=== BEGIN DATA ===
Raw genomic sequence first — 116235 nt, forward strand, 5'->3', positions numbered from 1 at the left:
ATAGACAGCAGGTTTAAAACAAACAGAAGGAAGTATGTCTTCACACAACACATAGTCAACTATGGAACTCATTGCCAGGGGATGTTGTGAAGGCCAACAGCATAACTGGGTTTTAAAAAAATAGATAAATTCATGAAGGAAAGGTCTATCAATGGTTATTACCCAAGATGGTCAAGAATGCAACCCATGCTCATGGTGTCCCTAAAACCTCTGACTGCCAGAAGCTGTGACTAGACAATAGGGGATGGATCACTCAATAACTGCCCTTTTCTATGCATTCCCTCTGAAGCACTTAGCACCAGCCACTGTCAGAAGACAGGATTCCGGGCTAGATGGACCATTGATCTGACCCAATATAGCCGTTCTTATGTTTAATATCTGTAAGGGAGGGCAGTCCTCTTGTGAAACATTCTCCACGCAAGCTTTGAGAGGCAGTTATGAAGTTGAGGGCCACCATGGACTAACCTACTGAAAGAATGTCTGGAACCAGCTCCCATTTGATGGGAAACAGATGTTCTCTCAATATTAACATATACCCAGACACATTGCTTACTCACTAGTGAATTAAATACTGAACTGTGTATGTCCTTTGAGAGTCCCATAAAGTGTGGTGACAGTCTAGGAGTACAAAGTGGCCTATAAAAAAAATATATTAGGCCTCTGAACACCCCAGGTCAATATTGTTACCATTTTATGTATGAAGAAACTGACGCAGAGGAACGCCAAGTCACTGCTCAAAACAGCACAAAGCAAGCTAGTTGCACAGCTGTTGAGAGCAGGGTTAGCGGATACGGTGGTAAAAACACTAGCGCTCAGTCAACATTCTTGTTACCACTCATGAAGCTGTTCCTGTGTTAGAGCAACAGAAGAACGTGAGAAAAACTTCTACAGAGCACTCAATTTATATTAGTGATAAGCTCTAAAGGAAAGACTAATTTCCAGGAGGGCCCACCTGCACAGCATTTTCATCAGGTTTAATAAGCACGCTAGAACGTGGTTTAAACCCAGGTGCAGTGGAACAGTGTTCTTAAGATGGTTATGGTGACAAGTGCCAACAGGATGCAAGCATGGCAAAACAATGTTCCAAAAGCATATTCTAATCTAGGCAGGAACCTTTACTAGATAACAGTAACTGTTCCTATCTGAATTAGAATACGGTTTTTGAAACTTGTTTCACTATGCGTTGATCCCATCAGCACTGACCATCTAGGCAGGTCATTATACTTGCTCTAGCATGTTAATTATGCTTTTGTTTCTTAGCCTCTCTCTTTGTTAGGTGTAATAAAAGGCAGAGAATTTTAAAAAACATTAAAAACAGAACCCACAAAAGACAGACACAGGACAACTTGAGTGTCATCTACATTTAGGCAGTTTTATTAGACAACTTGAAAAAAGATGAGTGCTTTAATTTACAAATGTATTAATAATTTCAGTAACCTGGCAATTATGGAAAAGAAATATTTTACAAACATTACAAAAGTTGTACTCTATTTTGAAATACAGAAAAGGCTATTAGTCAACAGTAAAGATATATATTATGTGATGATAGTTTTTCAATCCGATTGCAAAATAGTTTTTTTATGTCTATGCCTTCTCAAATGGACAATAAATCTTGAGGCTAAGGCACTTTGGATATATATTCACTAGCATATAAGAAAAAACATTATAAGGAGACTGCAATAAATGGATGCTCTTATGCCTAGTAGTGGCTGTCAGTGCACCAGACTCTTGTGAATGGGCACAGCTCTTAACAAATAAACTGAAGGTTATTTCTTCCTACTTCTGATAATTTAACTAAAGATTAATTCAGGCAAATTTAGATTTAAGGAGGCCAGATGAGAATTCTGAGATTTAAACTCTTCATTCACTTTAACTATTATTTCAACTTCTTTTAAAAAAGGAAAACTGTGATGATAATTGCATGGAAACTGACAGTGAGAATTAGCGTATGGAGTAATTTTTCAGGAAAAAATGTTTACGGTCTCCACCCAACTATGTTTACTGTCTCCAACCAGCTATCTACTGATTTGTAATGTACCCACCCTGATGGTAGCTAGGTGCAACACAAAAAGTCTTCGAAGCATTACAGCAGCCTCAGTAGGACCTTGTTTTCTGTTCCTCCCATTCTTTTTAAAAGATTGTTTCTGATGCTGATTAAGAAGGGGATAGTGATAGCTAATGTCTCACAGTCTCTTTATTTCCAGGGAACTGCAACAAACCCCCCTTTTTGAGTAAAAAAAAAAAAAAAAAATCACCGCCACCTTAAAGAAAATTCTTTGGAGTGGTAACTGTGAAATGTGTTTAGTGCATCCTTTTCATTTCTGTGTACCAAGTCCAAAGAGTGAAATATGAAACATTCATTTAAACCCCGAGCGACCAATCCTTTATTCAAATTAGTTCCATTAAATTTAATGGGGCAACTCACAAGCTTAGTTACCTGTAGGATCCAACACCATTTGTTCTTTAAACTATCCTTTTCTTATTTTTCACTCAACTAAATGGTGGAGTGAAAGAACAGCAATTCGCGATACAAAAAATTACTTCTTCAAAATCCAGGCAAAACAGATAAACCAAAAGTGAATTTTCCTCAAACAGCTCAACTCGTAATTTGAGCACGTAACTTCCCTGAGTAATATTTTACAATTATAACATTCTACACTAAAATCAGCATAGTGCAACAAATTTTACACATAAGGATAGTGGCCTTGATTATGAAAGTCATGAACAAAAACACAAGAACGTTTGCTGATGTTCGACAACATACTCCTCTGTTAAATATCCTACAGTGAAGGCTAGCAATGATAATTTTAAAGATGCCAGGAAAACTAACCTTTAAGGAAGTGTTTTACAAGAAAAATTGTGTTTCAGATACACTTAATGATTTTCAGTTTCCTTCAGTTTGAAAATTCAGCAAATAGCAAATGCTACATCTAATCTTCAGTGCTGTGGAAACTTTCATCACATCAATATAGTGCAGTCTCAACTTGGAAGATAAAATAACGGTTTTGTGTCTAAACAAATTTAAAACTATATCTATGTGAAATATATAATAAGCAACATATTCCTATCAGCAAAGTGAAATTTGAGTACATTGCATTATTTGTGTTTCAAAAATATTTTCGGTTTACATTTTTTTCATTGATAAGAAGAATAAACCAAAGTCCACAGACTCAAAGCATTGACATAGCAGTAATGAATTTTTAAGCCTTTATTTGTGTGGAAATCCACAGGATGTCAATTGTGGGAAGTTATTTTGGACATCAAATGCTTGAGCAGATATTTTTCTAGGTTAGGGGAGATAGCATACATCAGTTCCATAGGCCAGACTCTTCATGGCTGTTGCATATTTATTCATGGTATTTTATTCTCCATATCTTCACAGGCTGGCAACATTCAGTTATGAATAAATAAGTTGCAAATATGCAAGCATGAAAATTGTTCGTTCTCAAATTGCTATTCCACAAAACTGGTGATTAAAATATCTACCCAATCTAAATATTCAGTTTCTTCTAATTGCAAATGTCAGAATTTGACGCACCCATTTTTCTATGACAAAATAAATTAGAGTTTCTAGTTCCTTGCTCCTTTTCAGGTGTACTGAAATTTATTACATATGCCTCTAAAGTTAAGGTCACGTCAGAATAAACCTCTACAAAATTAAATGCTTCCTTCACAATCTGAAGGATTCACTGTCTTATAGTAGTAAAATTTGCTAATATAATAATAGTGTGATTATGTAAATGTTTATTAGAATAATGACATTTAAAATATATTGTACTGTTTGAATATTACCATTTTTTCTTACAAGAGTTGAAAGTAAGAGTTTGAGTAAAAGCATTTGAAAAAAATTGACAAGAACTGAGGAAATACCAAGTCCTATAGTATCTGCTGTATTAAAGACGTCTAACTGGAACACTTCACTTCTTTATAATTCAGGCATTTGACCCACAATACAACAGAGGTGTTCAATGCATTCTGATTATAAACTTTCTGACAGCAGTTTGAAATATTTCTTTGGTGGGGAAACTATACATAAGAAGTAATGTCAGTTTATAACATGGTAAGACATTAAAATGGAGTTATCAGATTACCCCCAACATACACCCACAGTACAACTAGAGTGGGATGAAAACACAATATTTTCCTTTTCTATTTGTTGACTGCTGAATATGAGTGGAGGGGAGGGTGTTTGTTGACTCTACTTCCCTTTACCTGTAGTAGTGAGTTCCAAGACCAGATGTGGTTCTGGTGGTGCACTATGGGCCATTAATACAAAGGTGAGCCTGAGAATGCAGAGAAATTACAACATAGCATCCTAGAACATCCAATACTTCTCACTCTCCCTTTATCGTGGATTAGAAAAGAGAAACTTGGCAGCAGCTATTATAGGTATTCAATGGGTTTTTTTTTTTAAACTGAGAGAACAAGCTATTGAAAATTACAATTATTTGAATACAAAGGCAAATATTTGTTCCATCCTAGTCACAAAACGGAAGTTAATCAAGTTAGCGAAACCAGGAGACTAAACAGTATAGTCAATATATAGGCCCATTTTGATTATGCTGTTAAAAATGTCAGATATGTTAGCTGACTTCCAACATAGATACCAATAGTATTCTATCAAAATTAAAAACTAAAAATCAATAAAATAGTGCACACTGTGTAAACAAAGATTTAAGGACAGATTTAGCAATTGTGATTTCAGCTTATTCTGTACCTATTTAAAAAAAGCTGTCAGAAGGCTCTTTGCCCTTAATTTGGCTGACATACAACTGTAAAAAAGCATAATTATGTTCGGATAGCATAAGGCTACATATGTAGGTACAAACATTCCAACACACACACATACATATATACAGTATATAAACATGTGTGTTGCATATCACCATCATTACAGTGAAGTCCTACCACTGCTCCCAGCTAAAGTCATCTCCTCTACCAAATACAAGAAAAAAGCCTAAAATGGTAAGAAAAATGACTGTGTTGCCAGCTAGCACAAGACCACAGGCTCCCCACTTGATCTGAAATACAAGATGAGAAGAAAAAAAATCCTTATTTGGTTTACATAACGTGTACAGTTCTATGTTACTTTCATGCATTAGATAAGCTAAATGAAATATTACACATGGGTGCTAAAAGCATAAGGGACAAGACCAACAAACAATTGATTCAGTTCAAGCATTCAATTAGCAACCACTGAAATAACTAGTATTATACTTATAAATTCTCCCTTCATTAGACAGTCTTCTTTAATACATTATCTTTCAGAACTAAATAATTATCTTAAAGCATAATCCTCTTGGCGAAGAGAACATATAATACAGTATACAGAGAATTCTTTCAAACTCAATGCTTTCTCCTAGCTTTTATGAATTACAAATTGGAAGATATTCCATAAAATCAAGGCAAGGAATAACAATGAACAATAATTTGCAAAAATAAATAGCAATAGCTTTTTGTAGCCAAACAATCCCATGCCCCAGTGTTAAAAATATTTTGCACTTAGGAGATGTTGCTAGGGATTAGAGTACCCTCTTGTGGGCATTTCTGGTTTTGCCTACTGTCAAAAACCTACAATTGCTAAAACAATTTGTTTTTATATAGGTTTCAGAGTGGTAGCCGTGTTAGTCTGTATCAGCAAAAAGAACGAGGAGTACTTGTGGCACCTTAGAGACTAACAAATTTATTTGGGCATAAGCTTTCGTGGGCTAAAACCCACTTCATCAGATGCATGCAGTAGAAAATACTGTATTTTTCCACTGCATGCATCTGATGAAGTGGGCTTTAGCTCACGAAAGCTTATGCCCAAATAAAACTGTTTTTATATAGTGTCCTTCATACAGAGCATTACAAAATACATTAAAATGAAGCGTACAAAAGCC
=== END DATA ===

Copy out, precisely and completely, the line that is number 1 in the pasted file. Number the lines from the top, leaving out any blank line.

Raw genomic sequence first — 116235 nt, forward strand, 5'->3', positions numbered from 1 at the left: